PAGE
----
Numerical Simulation of the Effects of Groundwater Withdrawal and Injection of High-Salinity Water on Salinity and Groundwater Discharge, Kaloko-Honokōhau National Historical Park, Hawaiʻi
Kaloko-Honokōhau National Historical Park (KAHO) is located on the west coast of the island of Hawaiʻi and contains water resources exposed in fishponds, anchialine pools, and marine waters that are cultural resources and that provide habitat for threatened, endangered, and other culturally important native species. KAHO’s water resources are sustained by and dependent on groundwater discharge. In 1978, the year of KAHO authorization, the lands immediately surrounding KAHO were undeveloped and zoned for conservation purposes; at present, most surrounding lands are either developed or zoned for industrial, commercial, or residential use. Urbanization of the North Kona District has increased the need for additional drinking and nonpotable (irrigation) water. Because KAHO’s water resources may be affected by existing and proposed groundwater withdrawals and injections of high-salinity water in the surrounding area, the U.S. Geological Survey, in cooperation with the National Park Service, undertook this study to refine the understanding of how groundwater withdrawals and injection of high-salinity water may affect KAHO’s water resources.
Changes in KAHO water resources, in terms of changes in salinity and groundwater discharge, were modeled for selected scenarios of groundwater withdrawal and high-salinity water injection in the aquifer. The numerical model was developed using the model code SUTRA, which accounts for density-dependent flow and salinity transport, and included the coastal-confined groundwater system beneath the coastal freshwater-lens system. Model results indicate that withdrawal of additional groundwater from the coastal freshwater-lens system will affect the salinity of KAHO’s anchialine pools, which provide habitat for the endangered orangeblack Hawaiian damselfly (Megalagrion xanthomelas). The magnitude of the effect is dependent on the amount and location of the withdrawal. Greater withdrawal rates cause greater increases in salinity in KAHO, other factors being equal. For a given withdrawal rate, the greatest increase in salinity in KAHO is associated with wells withdrawing groundwater in an area inland of KAHO and the least increase in salinity is associated with wells near the coast. Model results also indicate that withdrawal of additional groundwater from the coastal freshwater-lens system will affect the groundwater discharge, in terms of the freshwater component (water with zero salinity) of the discharge, through KAHO. Greater withdrawal rates cause greater reductions in freshwater discharge through KAHO. For a given withdrawal rate, the greatest reduction in freshwater discharge through KAHO is associated with wells near the north boundary of KAHO and the least reduction is associated with wells near the coast to the north and south of KAHO.
Injection of high-salinity water that is denser than ocean water can affect the salinity of damselfly habitat in KAHO, with the magnitude of the effect dependent on the location of the injection. Model results indicate that salinity may either increase or decrease in the anchialine pools that provide damselfly habitat in KAHO, depending on the site of injection. Injection inland of KAHO and at sites immediately north and south of KAHO causes a simulated decrease in salinity at the damselfly habitat, whereas injection farther north and south of KAHO causes an increase in salinity. Injection of high-salinity water also causes a reduction in freshwater discharge through KAHO, with the greatest reduction associated with distant injection wells to the north and south of KAHO and the least reduction associated with wells located near and immediately inland from KAHO.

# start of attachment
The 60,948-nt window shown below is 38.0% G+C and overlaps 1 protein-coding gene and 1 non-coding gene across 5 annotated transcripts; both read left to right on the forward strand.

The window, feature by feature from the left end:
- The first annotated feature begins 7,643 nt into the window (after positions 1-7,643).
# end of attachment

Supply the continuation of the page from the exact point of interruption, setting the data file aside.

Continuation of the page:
The numerical groundwater models developed for this study have a number of limitations. Lack of understanding of the subsurface geology constrains the ability to accurately model the groundwater-flow system. The models developed for this study are nonunique, cannot account for local-scale heterogeneities in the aquifer, and contain uncertainties related to recharge, boundary conditions, assigned parameter values in the model, and representations of the different hydrogeological features. Confidence in model results can be improved by addressing these and other limitations. In spite of these limitations, the three-dimensional numerical model developed for this study provides a useful conceptual understanding of the potential effects of additional withdrawals and injections on groundwater resources in KAHO. Further evaluation of the ecologic effects of the simulated changes in groundwater quality and quantity in KAHO is needed but is beyond the scope of this study.
Oki, D.S., 2021, Numerical simulation of the effects of groundwater withdrawal and injection of high-salinity water on salinity and groundwater discharge, Kaloko-Honokōhau National Historical Park, Hawaiʻi: U.S. Geological Survey Scientific Investigations Report 2021–5004, 59 p., https://doi.org/10.3133/sir20215004.
ISSN: 2328-0328 (online)
Table of Contents
- Groundwater-Flow System
- Simulation of Selected Withdrawal and Injection Scenarios
- References Cited
|Publication Subtype||USGS Numbered Series|
|Title||Numerical simulation of the effects of groundwater withdrawal and injection of high-salinity water on salinity and groundwater discharge, Kaloko-Honokōhau National Historical Park, Hawaiʻi|
|Series title||Scientific Investigations Report|
|Publisher||U.S. Geological Survey|
|Publisher location||Reston, VA|
|Contributing office(s)||Pacific Islands Water Science Center|
|Description||Report: viii, 59 p.; Data Release|
|Other Geospatial||Kaloko-Honokōhau National Historical Park|
|Google Analytic Metrics||Metrics page|